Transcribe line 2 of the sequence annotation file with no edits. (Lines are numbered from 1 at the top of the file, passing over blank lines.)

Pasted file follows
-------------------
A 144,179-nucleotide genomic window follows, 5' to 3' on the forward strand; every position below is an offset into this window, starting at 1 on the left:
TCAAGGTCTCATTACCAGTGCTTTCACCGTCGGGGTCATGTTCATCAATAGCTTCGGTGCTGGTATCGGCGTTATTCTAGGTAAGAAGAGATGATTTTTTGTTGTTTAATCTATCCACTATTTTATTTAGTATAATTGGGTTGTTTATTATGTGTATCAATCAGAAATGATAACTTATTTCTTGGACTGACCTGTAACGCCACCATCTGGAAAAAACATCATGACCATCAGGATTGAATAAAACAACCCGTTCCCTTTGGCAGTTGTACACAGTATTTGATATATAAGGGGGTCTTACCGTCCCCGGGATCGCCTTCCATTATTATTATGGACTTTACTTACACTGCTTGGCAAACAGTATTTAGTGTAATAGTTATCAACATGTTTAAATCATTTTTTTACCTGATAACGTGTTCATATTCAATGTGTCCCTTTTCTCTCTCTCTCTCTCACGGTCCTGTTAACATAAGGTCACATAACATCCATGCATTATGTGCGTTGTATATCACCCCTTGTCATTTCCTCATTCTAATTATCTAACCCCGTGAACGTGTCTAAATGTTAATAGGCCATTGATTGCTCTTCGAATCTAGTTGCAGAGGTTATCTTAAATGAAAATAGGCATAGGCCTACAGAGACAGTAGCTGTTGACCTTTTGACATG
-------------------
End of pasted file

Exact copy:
TCAAGGTCTCATTACCAGTGCTTTCACCGTCGGGGTCATGTTCATCAATAGCTTCGGTGCTGGTATCGGCGTTATTCTAGGTAAGAAGAGATGATTTTTTGTTGTTTAATCTATCCACTATTTTATTTAGTATAATTGGGTTGTTTATTATGTGTATCAATCAGAAATGATAACTTATTTCTTGGACTGACCTGTAACGCCACCATCTGGAAAAAACATCATGACCATCAGGATTGAATAAAACAACCCGTTCCCTTTGGCAGTTGTACACAGTATTTGATATATAAGGGGGTCTTACCGTCCCCGGGATCGCCTTCCATTATTATTATGGACTTTACTTACACTGCTTGGCAAACAGTATTTAGTGTAATAGTTATCAACATGTTTAAATCATTTTTTTACCTGATAACGTGTTCATATTCAATGTGTCCCTTTTCTCTCTCTCTCTCTCACGGTCCTGTTAACATAAGGTCACATAACATCCATGCATTATGTGCGTTGTATATCACCCCTTGTCATTTCCTCATTCTAATTATCTAACCCCGTGAACGTGTCTAAATGTTAATAGGCCATTGATTGCTCTTCGAATCTAGTTGCAGAGGTTATCTTAAATGAAAATAGGCATAGGCCTACAGAGACAGTAGCTGTTGACCTTTTGACATG